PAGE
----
18 November 2014
ByAppeared in BioNews 780
An inactive copy of a gene associated with cholesterol levels can reduce the risk of a heart attack, according to a study.
The researchers estimated that only around one in 650 people may carry the mutations identified as reducing the gene's activity, however.
Combining genetic data from over 100,000 people, researchers from a number of institutions, including the Broad Institute and Massachusetts General Hospital, found that a mutated, inactive copy of NPC1L1 was associated with lower levels of low-density lipoprotein (LDL) cholesterol. They also found that people with a single working copy of the gene had a lower risk of heart disease by up to 50 percent. High LDL cholesterol is a major risk factor in the development of heart disease.
'This analysis demonstrates that human genetics can guide us in terms of thinking about appropriate genes to target for clinical therapy. When people have one copy of a gene not working, it's a little like taking a drug their entire lives that is inhibiting this gene,' explained first author Dr Nathan Stitziel, a cardiologist at Washington University School of Medicine.
The researchers then looked at data from an additional 90,000 patients and found that mutations correlated with a lower risk of coronary heart disease compared with non-carriers. Only 82 people from a total of 113,000 trial participants had one working copy of the NPC1L1 gene, but they were found to have around half the risk of heart disease than people with two working copies. Most people have two active copies of the NPC1L1 gene.
Senior author Professor Sekar Kathiresan, of the Broad Institute and director of preventive cardiology at the Massachusetts General Hospital, noted: 'One of the key concepts here is that it may not be how you lower LDL or how low you take LDL but rather how long the LDL is lowered. We should think about LDL like we do smoking. Smoking is typically quantified as "pack-years", a product of the number of years smoked times the number of packs per day. The concept to stress may be "LDL-years"'.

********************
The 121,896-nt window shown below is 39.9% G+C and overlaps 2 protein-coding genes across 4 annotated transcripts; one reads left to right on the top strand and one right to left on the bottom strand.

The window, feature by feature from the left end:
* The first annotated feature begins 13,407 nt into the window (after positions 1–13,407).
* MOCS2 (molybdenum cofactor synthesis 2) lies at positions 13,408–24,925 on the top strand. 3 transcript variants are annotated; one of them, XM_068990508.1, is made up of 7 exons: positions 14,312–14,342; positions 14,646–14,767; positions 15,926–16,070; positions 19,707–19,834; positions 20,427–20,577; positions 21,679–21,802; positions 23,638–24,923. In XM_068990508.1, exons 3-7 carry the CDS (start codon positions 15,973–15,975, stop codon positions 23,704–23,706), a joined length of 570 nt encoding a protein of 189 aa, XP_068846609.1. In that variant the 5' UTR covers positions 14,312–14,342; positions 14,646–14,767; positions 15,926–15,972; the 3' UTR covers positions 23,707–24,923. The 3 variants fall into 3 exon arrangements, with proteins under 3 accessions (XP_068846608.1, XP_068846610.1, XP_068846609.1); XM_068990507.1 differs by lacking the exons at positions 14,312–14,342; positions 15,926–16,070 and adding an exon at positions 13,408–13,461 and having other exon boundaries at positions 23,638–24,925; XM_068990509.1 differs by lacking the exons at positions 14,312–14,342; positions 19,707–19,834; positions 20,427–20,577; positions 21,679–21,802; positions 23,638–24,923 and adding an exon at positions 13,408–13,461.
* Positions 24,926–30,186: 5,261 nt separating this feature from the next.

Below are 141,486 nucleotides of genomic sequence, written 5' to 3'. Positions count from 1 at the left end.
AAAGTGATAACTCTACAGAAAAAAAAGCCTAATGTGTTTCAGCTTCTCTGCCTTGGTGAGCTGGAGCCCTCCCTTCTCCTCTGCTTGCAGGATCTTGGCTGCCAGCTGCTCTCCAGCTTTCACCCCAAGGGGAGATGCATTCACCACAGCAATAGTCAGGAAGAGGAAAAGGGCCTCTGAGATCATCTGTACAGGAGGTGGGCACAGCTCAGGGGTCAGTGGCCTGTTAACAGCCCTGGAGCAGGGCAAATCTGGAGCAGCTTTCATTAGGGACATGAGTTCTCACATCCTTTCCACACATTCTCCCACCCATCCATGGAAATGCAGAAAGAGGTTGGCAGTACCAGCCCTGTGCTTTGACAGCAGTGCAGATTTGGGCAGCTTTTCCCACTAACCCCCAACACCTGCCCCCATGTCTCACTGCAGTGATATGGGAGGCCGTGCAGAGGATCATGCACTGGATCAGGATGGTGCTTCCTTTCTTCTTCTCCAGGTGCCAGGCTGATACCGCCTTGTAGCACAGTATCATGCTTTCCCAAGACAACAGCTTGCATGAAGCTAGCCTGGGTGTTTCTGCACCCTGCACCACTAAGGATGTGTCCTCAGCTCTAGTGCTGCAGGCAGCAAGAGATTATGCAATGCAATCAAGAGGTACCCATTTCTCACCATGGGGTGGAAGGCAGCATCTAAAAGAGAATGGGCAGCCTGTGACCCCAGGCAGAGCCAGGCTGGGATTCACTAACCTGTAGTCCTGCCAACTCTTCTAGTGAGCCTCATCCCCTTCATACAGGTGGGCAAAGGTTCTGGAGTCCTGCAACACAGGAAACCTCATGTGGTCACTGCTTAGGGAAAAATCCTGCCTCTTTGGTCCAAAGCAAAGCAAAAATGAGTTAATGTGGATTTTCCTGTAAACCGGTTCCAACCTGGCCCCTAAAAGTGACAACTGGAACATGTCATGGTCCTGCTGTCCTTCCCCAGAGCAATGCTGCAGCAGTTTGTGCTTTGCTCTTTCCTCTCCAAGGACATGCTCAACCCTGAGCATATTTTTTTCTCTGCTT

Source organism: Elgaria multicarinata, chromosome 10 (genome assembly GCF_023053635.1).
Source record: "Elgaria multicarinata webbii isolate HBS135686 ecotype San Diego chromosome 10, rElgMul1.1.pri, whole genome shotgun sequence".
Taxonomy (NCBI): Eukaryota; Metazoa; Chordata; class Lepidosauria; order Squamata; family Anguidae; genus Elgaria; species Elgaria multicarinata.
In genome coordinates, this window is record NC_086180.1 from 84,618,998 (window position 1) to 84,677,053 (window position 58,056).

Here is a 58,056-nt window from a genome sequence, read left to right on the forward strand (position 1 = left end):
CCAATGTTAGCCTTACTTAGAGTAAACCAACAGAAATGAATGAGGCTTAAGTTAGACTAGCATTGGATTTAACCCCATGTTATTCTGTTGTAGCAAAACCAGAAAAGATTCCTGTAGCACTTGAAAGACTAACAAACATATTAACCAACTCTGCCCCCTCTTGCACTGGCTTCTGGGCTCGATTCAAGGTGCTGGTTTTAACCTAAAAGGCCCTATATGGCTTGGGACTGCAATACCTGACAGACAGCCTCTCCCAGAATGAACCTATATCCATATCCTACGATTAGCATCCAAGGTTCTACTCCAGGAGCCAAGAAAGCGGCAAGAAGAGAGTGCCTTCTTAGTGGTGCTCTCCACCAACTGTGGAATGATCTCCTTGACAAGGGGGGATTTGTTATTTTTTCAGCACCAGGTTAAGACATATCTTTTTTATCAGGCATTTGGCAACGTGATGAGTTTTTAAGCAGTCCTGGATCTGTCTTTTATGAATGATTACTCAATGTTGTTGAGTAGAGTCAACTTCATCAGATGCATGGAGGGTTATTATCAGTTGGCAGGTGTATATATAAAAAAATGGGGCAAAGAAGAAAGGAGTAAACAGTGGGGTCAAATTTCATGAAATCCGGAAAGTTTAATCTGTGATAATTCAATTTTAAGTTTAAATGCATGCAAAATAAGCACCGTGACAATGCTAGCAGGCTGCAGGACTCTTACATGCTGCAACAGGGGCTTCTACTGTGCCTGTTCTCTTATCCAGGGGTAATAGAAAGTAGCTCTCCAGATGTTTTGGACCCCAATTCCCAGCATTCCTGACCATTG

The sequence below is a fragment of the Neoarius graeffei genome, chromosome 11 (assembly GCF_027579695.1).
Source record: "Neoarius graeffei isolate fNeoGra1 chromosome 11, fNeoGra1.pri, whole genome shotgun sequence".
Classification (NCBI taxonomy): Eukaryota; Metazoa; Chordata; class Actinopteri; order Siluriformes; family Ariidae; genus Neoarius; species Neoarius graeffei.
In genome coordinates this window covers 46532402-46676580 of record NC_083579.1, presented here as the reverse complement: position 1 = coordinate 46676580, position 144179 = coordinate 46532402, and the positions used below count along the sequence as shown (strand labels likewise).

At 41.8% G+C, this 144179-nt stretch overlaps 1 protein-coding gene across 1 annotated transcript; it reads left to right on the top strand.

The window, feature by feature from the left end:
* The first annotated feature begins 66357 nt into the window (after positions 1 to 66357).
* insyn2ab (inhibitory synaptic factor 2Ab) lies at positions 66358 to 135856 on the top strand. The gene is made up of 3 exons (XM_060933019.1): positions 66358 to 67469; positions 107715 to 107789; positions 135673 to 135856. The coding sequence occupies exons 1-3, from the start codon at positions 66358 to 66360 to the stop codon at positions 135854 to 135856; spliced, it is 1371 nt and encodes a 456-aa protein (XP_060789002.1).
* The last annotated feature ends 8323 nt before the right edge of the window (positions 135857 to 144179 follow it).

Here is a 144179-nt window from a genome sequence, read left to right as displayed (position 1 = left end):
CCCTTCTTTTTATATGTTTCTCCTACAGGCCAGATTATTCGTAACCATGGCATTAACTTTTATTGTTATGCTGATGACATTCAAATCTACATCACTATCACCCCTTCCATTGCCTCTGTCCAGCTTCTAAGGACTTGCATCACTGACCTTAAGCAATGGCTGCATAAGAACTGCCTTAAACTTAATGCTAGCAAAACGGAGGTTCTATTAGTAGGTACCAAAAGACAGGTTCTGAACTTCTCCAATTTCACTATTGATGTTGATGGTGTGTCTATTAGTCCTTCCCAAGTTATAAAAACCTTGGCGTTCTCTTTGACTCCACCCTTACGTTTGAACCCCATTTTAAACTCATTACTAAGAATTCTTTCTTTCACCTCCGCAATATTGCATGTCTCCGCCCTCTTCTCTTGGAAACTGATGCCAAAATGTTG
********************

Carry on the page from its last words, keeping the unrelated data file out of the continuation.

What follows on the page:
At around a ten percent reduction, the effect of the mutation in reducing LDL levels is comparable to ezetimibe treatment. This FDA-approved drug reduces LDL levels by blocking the absorption of cholesterol in the gut, inhibiting the activity of the NPC1L1 protein.
Although the drug has been shown to lower cholesterol, the effect that ezetimibe has on reducing the risk of a heart attack has not yet been shown. However, the finding that mutations of NPC1L1 reduce the risk of coronary heart disease increases the probability that a drug inhibiting NPC1L1 may do the same, Dr Stitziel explained.
Professor Jeremy Pearson, from the British Heart Foundation, said: 'Whether ezetimibe can do so is currently being tested in a large trial, whose results are eagerly awaited.' The ongoing phase III study is evaluating ezetimibe will reduce the risk of recurrent cardiovascular events in patients who had an acute attack. The trial results will be presented on 17 November at the annual meeting of the American Heart Association.
The NPC1L1 gene study was published in the New England Journal of Medicine.